Some points about appellate practice — even well-settled points — can come as surprises to those not well versed in it. Doe v. United Airlines, case no. B192865 (2d Dist. Mar. 20, 2008) consolidates several of them in a single case. I’m only going to spend a line or two on each one, without much elaboration. The point of the post is to disclose just a few traps trial attorneys can fall into, not to give detailed exposition on each point.
My original post about the case concerned what some might consider a procedural oddity: a new trial motion where no trial ever occurred. A new trial motion is validly made after a grant of summary judgment.
Here are the remaining points I think worth bringing out of the case:
The Protective Cross Appeal. Congratulations, you’ve won your new trial motion! Your adversary appeals the grant of a new trial. And if you think you’re going to be disappointed if they prevail on appeal, you’re going to be absolutely horrified if you forgot to file a protective cross-appeal from the underlying judgment.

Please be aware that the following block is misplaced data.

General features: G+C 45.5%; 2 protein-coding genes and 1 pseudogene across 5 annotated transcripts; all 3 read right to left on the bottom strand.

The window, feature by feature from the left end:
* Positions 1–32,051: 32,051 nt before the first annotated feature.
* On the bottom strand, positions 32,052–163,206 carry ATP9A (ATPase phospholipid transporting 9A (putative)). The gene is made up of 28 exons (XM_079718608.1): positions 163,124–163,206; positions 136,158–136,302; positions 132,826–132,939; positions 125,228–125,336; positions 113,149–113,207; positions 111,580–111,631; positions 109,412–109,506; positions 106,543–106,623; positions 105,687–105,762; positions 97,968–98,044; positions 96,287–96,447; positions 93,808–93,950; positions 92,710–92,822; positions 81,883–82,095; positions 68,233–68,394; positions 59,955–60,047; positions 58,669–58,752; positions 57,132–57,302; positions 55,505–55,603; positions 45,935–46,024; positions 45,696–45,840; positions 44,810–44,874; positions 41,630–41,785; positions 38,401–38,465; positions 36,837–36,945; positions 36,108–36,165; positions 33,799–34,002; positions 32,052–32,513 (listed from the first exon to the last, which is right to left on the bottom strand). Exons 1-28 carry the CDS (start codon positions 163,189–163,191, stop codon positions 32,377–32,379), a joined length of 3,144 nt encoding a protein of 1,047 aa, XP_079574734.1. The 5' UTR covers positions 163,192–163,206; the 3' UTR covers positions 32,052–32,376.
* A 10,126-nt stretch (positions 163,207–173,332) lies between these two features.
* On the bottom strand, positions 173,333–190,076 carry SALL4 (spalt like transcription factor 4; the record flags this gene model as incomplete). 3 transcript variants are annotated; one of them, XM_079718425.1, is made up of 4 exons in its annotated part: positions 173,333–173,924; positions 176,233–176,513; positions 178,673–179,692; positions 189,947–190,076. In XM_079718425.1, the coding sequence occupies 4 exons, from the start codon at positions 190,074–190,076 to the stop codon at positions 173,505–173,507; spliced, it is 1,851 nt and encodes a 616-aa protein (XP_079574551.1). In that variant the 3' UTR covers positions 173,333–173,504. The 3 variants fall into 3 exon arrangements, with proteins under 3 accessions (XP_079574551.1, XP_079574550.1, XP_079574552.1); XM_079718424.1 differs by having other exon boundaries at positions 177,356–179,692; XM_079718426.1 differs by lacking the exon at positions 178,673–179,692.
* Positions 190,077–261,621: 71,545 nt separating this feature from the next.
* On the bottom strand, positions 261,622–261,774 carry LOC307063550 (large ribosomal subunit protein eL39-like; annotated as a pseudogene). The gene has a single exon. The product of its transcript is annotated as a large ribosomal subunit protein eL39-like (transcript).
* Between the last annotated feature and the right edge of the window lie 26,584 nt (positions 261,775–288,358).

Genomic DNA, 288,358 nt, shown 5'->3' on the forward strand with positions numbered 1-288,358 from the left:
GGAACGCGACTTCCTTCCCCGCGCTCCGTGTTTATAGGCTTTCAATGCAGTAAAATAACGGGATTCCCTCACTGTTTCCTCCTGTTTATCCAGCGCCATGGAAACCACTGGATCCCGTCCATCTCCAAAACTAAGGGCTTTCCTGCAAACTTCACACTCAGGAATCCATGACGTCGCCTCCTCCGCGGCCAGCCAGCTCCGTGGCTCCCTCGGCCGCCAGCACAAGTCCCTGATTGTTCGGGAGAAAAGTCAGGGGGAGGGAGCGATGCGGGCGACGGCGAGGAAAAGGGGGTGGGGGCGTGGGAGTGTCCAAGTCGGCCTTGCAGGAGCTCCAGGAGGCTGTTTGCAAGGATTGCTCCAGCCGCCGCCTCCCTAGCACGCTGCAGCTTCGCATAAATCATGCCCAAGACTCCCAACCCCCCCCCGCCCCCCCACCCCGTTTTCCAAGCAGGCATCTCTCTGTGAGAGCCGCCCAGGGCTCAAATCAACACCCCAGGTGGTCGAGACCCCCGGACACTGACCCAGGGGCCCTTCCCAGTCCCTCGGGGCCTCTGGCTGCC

Forfeiture of Evidentiary Objections. California decisions generally hold that objections to evidence offered in summary judgment are not preserved for appeal unless the objecting party secures a ruling from the trial court. But with the recent development of a split of authority, the Supreme Court has agreed to review the issue.
Affirmance of New Trial Orders on Alternative Grounds. Read that new trial statute (Code Civ. Proc., § 657) closely. Section 657 provides, in part, that (emphasis added) “[o]n appeal from an order granting a new trial the order shall be affirmed if it should have been granted upon any ground stated in the motion, whether or not specified in the order or specification of reasons,” followed by exceptions to this rule.